Five of those injured are in critical condition, the sources said.
The clashes in Gaza follow what has appeared to be a wave of attacks on civilians in Israel.
And the acrimony seems only to be growing. In the Israeli city of Dimona, in the Negev desert, south of the West Bank, four people were injured with stab wounds Friday morning, a police spokeswoman said.
The spokeswoman said those injured had been attacked "for nationalist reasons, because they were Arabs."
The Israel Defense Forces said the clashes in Gaza took place when "200 Palestinians approached the security fence in the Northern Gaza Strip."
The Palestinians, according to the IDF, began hurling rocks at soldiers and rolling burning tires at them.
"The forces on site responded with fire on the main instigators in order to prevent them progressing and to disperse the riot."
Amid the wave of violence, Israeli Prime Minister Benjamin Netanyahu on Thursday urged Arab and Israeli leaders to stay away from one of the country's holiest sites in an effort to keep tensions from getting out of hand.
In a televised speech, Netanyahu asked Jewish and Arab political leaders to steer clear of the site Jews call the Temple Mount and Muslims the Noble Sanctuary for fear that any visits could spark an "explosive" event. Anger has been brewing among Palestinians over Israeli restrictions on access to the site.
The site is sacred to both Judaism and Islam and, as such, has become a focal point of discord.
In other remarks, Netanyahu was more stern and contentious.
He blamed recent bloodshed on the Palestinian Authority, which has authority in parts of the West Bank, and Hamas, which has authority in Gaza, for what he called their "incitement and libels and lies." He castigated those who used Molotov cocktails, knives and rocks as well as live ammunition against Israeli citizens and security forces.
"All of us, we're in the midst of a wave of terrorism ... terrorists that are incited, filled with hatred and trying to hurt people."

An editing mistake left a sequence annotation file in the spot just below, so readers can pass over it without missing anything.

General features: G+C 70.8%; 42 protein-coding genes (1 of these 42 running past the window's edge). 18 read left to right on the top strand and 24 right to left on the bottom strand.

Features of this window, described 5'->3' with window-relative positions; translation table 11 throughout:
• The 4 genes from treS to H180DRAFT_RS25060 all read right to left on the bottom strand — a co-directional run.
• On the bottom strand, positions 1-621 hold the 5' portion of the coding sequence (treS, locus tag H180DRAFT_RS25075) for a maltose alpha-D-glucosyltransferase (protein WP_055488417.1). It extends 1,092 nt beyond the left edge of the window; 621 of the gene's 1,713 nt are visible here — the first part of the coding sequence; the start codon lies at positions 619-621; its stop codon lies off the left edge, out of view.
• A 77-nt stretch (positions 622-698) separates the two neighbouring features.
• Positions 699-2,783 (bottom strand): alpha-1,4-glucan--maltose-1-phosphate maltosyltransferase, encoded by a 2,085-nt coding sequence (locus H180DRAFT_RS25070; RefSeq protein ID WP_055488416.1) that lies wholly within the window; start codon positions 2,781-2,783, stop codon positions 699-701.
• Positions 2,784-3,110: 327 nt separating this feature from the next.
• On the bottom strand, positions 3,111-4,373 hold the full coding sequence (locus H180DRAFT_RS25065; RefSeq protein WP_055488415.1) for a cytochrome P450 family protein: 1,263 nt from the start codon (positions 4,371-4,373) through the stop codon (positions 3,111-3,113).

The terrorists will not succeed, Netanyahu said.
"The radicals, the terrorists will not achieve anything," he said. "We will prosecute them, and we will be victorious."
Palestinian Authority President Mahmoud Abbas
said earlier this week that he doesn't want the situation to escalate.
More stabbing attacks
The violence has shown no signs of abating, with three stabbing attacks reported Thursday.
In Tel Aviv, a female Israeli soldier was stabbed with a screwdriver, allegedly by a Palestinian. Another soldier shot the attacker dead, Israel police spokeswoman Luba Samri told CNN. The attack left four people lightly wounded, including the soldier.
In the Kiryat Arba settlement in the West Bank city of Hebron, an Israeli man was in serious condition after being stabbed in the stomach, Samri said. Israeli security forces are still looking for that attacker.
Also Thursday, a Palestinian stabbed an ultra-Orthodox Jewish student, 25, in Jerusalem, wounding him seriously, police said. A 19-year-old Palestinian from the Shuafat refugee camp has been arrested in that attack at a light rail station near Jerusalem's main police headquarters.
Many of these knife and gun attacks on Israelis have been concentrated in Jerusalem, the city that both sides claim as their capital.
But the attacks have spread beyond Jerusalem and the West Bank, the historical hot spots.
Holy site at heart of unrest
Muslim men under the age of 50 will be prevented from attending prayers at what they call the Noble Sanctuary. Another security assessment will be made before Friday prayers, Israeli police said.
Palestinian protesters have repeatedly clashed with Israeli security forces in and around the complex in recent weeks.
The move by Israeli authorities to prevent Muslim men under 50 from attending prayers at the site angered Palestinian leaders. It followed an attack Saturday in which two Israelis were killed.